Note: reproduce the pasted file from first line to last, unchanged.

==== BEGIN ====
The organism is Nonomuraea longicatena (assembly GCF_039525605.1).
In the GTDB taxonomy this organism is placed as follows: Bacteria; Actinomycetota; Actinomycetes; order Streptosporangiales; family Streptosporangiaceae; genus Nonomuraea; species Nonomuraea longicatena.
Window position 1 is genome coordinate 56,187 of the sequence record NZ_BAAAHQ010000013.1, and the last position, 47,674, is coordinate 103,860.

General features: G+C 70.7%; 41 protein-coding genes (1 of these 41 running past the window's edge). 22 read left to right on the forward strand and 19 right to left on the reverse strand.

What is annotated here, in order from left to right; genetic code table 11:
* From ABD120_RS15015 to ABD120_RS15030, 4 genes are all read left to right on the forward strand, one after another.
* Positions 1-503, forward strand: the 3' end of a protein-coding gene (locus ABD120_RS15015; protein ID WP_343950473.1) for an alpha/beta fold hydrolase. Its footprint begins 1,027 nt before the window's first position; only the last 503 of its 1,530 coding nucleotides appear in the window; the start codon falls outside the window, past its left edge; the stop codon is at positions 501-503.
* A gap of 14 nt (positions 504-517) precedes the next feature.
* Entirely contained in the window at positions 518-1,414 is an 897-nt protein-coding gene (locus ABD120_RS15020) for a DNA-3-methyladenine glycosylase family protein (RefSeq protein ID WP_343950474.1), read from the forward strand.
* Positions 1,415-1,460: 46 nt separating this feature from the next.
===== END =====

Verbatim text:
The organism is Nonomuraea longicatena (assembly GCF_039525605.1).
In the GTDB taxonomy this organism is placed as follows: Bacteria; Actinomycetota; Actinomycetes; order Streptosporangiales; family Streptosporangiaceae; genus Nonomuraea; species Nonomuraea longicatena.
Window position 1 is genome coordinate 56,187 of the sequence record NZ_BAAAHQ010000013.1, and the last position, 47,674, is coordinate 103,860.

General features: G+C 70.7%; 41 protein-coding genes (1 of these 41 running past the window's edge). 22 read left to right on the forward strand and 19 right to left on the reverse strand.

What is annotated here, in order from left to right; genetic code table 11:
* From ABD120_RS15015 to ABD120_RS15030, 4 genes are all read left to right on the forward strand, one after another.
* Positions 1-503, forward strand: the 3' end of a protein-coding gene (locus ABD120_RS15015; protein ID WP_343950473.1) for an alpha/beta fold hydrolase. Its footprint begins 1,027 nt before the window's first position; only the last 503 of its 1,530 coding nucleotides appear in the window; the start codon falls outside the window, past its left edge; the stop codon is at positions 501-503.
* A gap of 14 nt (positions 504-517) precedes the next feature.
* Entirely contained in the window at positions 518-1,414 is an 897-nt protein-coding gene (locus ABD120_RS15020) for a DNA-3-methyladenine glycosylase family protein (RefSeq protein ID WP_343950474.1), read from the forward strand.
* Positions 1,415-1,460: 46 nt separating this feature from the next.